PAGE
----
Saturday, 24 January 2015

Day 271:Do we all like what we think we like? Science behind Choice Manipulation


images “”If you are doubtful, consider a brilliant study of music downloads. Sociologist Matthew Salganik and his coauthors conclude that there is a lot of serendipity in which music succeeds and which fails, and that small differences in early popularity make a major difference in ultimate success. In business, many people are aware of this point— but not nearly aware enough. They underrate the extent to which success or failure depends on what happens shortly after launch and frequently overrate the contributions of intrinsic merit.

Lev Muchnik, a professor at Hebrew University of Jerusalem, and his colleagues carried out an ingenious experiment on a website that displays a diverse array of stories and allows people to post comments, which can in turn be voted up or down. With respect to the posted comments, the website compiles an aggregate score, which comes from subtracting the number of down- votes from the number of up- votes. To put a metric on the effects of social influences, the researchers explored three conditions: (1) “ up- treated,” in which a comment, when it appeared, was automatically and artificially given an immediate up- vote; (2) “ down- treated,” in which a comment, when it appeared, was automatically and artificially given an immediate down- vote; and (3) “control,” in which comments did not receive any artificial initial signal. Millions of site visitors were randomly assigned to one of the three conditions. The question: What would be the ultimate effect of an initial up- vote or down- vote?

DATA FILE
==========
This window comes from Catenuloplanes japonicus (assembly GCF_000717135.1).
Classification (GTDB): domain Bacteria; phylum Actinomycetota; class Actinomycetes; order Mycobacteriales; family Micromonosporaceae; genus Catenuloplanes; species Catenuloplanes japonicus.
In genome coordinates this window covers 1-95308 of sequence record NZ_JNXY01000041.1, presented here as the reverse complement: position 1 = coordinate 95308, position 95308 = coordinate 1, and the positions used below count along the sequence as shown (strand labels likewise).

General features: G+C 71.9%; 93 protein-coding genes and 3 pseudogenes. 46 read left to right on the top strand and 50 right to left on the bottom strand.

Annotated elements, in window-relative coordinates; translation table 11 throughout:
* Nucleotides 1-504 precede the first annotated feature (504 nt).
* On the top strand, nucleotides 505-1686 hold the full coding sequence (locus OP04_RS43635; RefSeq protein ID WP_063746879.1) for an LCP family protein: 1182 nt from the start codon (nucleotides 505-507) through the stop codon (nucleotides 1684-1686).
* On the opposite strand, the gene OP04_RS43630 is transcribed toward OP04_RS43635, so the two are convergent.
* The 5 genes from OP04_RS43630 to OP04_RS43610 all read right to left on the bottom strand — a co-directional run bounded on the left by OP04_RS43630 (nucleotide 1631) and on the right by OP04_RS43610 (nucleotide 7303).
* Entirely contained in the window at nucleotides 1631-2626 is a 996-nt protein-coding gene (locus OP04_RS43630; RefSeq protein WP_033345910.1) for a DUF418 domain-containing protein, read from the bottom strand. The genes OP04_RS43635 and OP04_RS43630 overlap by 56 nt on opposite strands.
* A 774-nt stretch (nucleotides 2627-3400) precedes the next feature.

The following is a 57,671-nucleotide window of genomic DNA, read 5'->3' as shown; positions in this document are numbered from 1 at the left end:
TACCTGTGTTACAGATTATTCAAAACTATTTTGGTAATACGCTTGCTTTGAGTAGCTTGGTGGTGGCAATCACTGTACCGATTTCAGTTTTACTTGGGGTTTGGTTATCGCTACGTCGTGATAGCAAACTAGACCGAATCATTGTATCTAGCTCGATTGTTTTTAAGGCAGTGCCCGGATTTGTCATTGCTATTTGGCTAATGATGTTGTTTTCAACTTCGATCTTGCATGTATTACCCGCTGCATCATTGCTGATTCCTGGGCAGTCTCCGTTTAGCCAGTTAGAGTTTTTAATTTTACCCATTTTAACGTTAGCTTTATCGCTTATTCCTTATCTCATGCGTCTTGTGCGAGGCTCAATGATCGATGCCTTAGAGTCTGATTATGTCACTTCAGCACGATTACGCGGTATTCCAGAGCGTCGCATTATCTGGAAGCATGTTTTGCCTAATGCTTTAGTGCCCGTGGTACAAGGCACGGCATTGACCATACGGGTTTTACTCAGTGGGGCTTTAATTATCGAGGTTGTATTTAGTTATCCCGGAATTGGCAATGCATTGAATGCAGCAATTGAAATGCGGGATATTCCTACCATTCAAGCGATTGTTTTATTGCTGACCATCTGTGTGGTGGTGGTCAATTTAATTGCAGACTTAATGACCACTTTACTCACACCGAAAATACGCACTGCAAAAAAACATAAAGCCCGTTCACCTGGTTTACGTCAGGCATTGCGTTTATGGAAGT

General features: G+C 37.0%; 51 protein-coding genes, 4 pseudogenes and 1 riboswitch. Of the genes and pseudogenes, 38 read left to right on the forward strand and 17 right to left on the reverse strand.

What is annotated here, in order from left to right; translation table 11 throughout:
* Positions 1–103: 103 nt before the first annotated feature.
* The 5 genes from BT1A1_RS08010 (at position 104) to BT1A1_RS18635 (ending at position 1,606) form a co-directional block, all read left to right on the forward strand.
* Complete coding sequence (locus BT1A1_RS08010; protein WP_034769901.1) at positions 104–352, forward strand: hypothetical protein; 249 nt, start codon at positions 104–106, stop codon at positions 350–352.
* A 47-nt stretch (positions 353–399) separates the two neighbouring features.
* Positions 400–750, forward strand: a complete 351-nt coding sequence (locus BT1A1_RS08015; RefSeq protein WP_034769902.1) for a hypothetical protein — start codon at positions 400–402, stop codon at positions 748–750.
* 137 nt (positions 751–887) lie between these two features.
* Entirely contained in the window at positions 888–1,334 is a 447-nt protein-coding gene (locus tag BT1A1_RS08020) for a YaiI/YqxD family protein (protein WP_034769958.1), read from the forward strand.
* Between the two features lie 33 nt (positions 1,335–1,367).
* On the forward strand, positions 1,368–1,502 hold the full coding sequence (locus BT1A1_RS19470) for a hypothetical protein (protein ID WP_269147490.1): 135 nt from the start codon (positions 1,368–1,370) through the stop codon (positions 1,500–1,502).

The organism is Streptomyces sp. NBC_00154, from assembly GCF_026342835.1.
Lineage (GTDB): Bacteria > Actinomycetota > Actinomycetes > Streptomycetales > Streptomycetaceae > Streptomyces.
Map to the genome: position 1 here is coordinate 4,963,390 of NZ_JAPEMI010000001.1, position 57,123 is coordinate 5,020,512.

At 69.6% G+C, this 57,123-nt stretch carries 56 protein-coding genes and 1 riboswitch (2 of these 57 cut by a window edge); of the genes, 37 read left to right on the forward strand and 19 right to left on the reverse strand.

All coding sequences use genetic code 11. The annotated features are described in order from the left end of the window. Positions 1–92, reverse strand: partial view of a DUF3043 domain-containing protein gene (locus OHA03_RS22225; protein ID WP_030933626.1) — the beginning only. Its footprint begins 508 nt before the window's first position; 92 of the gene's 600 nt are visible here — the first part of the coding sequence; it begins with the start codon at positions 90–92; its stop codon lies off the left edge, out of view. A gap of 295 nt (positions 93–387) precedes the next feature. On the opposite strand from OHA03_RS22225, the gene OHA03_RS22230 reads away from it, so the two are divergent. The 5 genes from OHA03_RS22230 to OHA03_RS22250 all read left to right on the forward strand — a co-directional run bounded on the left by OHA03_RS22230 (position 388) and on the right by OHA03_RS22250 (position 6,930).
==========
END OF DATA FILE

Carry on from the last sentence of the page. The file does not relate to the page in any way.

You might well think that after so many visitors (and hundreds of thousands of ratings), a single initial vote could not possibly matter. Some comments are good, and some comments are bad, and in the end, quality will win out. It’s a sensible thought, but if you thought it, you would be wrong. After seeing an initial up- vote (and recall that it was entirely artificial), the next viewer became 32 percent more likely also to give an up- vote. What’s more, this effect persisted over time. After five months, a single positive initial vote artificially increased the mean rating of comments by a whopping 25 percent! It also significantly increased turnout (the total number of ratings).””

We like to follow. Since birth we learn how to copy behavior from other humans. We imitate things in our surrounding as we grow up, from learning how to crawl to learning how to walk and talk. And that is still with us till the day we die.

Looking at the research done here we can see what a mayor impact a single upvote can have on a video or an article or even a comment, where an upvote means that the next person will most likely upvote the article or video or comment simply because somebody else did. And funny enough – big business knows this about us and exploits it, yet we ourselves are not even aware of it. How many artists and songs that were and are popular got there based simply on successful early Artificial popularity boost?

This means that the things we like and upvote in life and on the internet is not just because we actually like it, but because somebody ( or something ) else liked it and simply followed. This brings to question just how many of our choices in our lives are truly independent – truly our own? Do I really like this or do I like it because somebody else did?

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